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Primetime TV Looks At Bullying

An episode of the CBS series "Without A Trace" recently focused on a 12-year-old boy named Erik, who is mercilessly bullied by his classmates. When Erik disappears, the detectives think he's been kidnapped. The Early Show national correspondent Hattie Kauffman reports.

It turns out he's run away to avoid the brutality and humiliation of being constantly bullied. Instead of retaliating, he eventually attempts suicide.

At the end of the episode, "Without A Trace" put up the number for the suicide prevention hotline. In just three minutes, the line received 400 calls.

Hank Steinberg, one of the series' executive producers and the series' creator says, "I am very surprised at the outpouring." Bullying is a change from the usual "missing person" theme of the drama.

"Obviously, we, as the writers, were also aware that it's a big problem in schools," says Steinberg, who wrote the script. "We did research on it. The biggest thing that struck us is that the kids don't talk about it. They don't talk about it with parents. They don't talk about it."

Only three out of 14 students in a San Bernadino class raised their hands when asked if they tell their parents what's going on at school.

In an effort to get the kids to open up about bullying, this California middle school played the episode in class. The seventh and eighth graders say they related to Erik's isolation.

Anabel Sanches, 14, says, "If he tells, then the same thing is going to happen again and again, and he's not going to tell nobody."

Jesse Gonzalez, 13, notes, "Everyone beat him up and stuff. And the friends didn't do anything - like tell someone that that was happening."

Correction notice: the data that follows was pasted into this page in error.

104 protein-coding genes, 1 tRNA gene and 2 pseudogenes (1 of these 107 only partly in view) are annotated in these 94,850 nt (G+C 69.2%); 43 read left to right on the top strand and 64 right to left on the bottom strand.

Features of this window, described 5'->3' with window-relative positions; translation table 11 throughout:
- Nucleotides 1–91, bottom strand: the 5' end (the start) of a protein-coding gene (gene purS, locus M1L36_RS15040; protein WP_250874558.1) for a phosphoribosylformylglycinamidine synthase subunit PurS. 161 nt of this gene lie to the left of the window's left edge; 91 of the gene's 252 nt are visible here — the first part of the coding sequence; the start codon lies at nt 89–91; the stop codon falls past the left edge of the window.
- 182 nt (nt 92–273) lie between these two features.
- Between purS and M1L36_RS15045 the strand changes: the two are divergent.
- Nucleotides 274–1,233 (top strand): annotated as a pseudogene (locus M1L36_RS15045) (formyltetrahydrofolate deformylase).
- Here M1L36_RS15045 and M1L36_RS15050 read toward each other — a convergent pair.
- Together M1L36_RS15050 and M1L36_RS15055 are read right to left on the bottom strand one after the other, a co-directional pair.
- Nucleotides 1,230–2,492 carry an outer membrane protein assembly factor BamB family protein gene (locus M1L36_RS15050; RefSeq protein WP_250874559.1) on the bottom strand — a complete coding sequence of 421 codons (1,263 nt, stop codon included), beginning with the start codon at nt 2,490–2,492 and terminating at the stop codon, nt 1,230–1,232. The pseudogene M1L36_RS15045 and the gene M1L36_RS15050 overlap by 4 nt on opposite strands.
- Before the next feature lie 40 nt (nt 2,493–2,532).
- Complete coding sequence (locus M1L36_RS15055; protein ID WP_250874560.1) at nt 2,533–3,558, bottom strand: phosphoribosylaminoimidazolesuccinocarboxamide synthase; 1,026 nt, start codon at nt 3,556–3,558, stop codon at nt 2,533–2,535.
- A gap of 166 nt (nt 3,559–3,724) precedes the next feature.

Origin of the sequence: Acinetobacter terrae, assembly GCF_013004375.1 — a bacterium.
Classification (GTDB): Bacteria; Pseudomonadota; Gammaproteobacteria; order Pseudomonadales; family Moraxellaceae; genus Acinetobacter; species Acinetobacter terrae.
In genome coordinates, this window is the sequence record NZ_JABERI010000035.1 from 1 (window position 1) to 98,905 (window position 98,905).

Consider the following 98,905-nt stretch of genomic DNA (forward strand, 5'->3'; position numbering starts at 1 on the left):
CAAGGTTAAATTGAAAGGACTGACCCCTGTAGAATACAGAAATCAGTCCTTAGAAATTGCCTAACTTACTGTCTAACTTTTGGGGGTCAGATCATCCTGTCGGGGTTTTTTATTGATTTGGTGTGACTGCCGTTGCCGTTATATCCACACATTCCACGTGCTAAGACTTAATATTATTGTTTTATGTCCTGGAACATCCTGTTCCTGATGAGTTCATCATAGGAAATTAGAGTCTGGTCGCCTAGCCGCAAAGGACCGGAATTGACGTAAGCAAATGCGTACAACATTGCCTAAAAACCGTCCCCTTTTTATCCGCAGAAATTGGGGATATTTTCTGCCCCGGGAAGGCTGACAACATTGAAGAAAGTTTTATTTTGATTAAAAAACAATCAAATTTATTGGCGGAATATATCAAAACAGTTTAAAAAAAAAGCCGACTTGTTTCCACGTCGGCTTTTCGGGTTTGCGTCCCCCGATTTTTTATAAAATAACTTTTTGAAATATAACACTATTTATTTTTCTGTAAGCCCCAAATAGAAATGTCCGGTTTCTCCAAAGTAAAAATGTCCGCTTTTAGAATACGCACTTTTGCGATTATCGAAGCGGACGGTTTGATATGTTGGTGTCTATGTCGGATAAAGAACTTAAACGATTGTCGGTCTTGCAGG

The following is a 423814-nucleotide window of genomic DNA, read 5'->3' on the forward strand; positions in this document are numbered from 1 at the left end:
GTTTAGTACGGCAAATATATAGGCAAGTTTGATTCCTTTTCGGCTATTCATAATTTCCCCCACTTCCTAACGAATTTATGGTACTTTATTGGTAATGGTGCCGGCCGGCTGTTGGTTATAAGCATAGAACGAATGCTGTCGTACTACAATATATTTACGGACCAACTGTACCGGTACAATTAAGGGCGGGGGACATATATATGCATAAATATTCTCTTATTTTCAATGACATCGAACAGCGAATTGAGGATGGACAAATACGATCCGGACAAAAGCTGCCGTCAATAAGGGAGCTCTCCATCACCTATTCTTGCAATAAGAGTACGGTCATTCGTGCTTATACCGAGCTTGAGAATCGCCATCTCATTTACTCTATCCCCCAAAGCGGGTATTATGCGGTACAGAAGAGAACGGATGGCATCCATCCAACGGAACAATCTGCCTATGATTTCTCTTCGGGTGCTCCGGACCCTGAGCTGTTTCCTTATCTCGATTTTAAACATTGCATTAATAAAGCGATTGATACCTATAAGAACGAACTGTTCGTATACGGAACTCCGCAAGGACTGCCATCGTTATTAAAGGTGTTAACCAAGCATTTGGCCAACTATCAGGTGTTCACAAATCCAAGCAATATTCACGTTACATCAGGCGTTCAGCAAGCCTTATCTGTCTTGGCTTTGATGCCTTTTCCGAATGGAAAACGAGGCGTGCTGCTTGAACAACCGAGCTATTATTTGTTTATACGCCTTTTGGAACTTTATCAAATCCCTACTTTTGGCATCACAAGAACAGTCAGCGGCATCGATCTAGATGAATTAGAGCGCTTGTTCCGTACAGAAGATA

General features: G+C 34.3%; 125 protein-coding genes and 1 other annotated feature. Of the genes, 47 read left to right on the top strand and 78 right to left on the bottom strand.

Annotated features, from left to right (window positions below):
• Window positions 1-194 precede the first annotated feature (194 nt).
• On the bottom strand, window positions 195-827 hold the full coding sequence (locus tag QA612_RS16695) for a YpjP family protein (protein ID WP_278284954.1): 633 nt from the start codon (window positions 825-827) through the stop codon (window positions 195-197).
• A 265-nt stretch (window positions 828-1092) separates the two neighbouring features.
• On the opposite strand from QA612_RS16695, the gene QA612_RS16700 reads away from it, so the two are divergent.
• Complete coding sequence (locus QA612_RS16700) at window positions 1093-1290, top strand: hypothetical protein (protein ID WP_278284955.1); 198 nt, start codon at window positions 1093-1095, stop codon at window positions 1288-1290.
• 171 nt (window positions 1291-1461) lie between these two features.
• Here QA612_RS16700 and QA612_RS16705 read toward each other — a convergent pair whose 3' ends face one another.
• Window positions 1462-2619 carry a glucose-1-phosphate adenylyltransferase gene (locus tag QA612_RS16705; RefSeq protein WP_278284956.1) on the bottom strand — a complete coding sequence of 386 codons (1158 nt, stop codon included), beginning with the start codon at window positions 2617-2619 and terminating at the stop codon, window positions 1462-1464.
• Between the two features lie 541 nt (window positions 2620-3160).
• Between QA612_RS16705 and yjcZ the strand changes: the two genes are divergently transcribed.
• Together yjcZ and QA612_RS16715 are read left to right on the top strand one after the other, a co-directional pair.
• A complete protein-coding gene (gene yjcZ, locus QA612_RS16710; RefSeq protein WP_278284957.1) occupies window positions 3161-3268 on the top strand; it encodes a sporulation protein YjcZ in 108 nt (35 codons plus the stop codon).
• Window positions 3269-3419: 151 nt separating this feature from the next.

Nearly 1,000 schools across the country have requested copies of the show. The kids who see it think even bullies may change after watching it.

Felicia Bird, 12, says, "Hopefully, they'll understand about other's feelings not theirs, like: 'Oh you're crying. Hha, ha. I feel big and better.' Not like: 'Oh he's crying, we should help him.' Not like: 'Oh, we're just going to push him aside and walk away.'"

Asked if it makes him think about what he did a long time ago to other people, the student says, " I started crying at the end and I don't cry."

Students are moved to tears when the character Erik tries to kill himself, only to be rescued at the last minute.

Derek Graffious, 14, says, "After all the times he's been picked on and stuff, he thought killing himself was going to be a way to get out of it all."

Guidance counselor John Nettinga tells the students, "We're never going to get rid of every single bully in the world. But at least if someone is being hurt, or someone is being bothered, or someone is in danger of hurting themselves, we need to know about it."

Educators hope the broadcast helps other kids before they become as desperate as Erik. For these students, the TV show just may be their most important lesson in social studies.

CBS is giving out complementary copies of the show to school districts.

If you think it's a good idea to have this episode shown at your child's school, forward the information to the school's principal. To obtain a release form, educators should e-mail jeff.woodward@tvc.cbs.com.

Tapes will be available for a period of one month. Requests must be received by April 5.